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That dramatic ‘Marriage Story’ speech that Laura Dern makes? Here’s how it came about

Noah Baumbach’s script for Laura Dern’s explosive monologue in ‘Marriage Story’
Noah Baumbach’s script for Laura Dern’s explosive monologue in ‘Marriage Story’
(Photo illustration by Kay Scanlon / images from Netflix, Getty Images, Shutterstock, Thinkstock)

Toward the end of best picture Oscar nominee “Marriage Story,” writer-director Noah Baumbach’s astute and wrenching tale of a couple navigating divorce, ferocious lawyer Nora (Laura Dern) lets loose with a powerfully frank monologue that exposes society’s lopsided standards for mothers and fathers.

Oscar nominees Baumbach (original screenplay, producer) and Dern (supporting actress) spoke with The Envelope about their collaboration on that key scene, for which Dern contributed perhaps its brashest line, unfortunately one that’s unprintable here.

Baumbach: I was talking to Laura about the part of Nora and she had speculated, “Why do you think she got into this business [family law] in the first place?” And she was saying maybe she got into it for the really pure reason of wanting to defend and protect people she felt were at the mercy of the system and particularly women.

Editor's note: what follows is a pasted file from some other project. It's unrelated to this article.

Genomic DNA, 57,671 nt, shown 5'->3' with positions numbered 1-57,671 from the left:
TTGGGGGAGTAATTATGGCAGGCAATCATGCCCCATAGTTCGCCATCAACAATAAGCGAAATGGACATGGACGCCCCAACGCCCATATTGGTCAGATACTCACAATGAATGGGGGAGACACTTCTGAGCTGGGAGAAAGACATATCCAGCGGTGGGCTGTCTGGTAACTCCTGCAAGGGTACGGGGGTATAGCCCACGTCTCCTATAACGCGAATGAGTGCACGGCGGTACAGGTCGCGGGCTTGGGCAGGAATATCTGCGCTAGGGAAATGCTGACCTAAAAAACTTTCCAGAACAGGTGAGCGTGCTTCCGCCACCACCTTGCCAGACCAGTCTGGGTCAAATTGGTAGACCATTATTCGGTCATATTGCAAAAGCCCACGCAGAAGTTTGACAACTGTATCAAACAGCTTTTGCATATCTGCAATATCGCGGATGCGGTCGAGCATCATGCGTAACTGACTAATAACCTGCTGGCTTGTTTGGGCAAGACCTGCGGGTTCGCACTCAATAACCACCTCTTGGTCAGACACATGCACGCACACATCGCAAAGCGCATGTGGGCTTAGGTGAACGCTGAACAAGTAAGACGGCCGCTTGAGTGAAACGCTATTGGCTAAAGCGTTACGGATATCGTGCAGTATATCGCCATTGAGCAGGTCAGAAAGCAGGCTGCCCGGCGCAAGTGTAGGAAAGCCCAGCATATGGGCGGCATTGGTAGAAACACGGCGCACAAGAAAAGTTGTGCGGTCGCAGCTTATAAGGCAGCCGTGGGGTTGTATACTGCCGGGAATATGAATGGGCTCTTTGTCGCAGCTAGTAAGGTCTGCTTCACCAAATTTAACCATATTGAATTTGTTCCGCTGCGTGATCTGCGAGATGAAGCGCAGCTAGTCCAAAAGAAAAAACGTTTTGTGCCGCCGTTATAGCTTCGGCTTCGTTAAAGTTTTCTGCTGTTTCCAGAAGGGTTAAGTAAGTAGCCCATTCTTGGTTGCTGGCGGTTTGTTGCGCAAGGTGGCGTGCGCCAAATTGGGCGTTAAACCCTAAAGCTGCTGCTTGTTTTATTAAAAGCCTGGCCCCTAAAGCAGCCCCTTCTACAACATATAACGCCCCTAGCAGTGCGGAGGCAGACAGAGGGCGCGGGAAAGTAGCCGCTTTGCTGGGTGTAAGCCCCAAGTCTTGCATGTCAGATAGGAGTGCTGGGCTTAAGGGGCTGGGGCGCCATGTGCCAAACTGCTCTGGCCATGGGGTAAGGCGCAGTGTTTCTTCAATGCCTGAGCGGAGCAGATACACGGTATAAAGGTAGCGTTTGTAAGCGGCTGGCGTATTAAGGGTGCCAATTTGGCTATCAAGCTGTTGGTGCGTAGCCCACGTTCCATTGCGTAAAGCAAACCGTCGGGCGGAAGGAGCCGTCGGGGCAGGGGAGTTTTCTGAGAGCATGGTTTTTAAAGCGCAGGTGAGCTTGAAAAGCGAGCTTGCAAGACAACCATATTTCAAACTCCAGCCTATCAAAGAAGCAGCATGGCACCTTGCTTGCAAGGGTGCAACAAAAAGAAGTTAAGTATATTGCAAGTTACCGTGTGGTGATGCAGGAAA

Dern: She was going to represent the underrepresented: Mothers who are so horrifically measured up against fathers. She was going to be a female shark in a male-dominated profession… She was going to sort of use who she was as a woman to call out the foibles of the system. And in this scene she says all of that — and she also breaks down the truth.

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Baumbach: I had this idea it’d be great to have [Nora] express something at a certain moment that kind of can take her back to her own roots as well. So I wrote this monologue, but it also coincided with this notion of where we are in the story at that point … the practice interview. And that gave me the opportunity to work in Nora’s monologue in an … organic way. I wanted to give Laura something she could kind of tear into.

Dern: It’s just fascinating how mothers and fathers are measured differently … [even] by their own children. What we want from a mother is different than what we want from a father, what we expect. What movies tell us we should expect from our mothers is different than fathers. It’s all changing now, but it’s fascinating.


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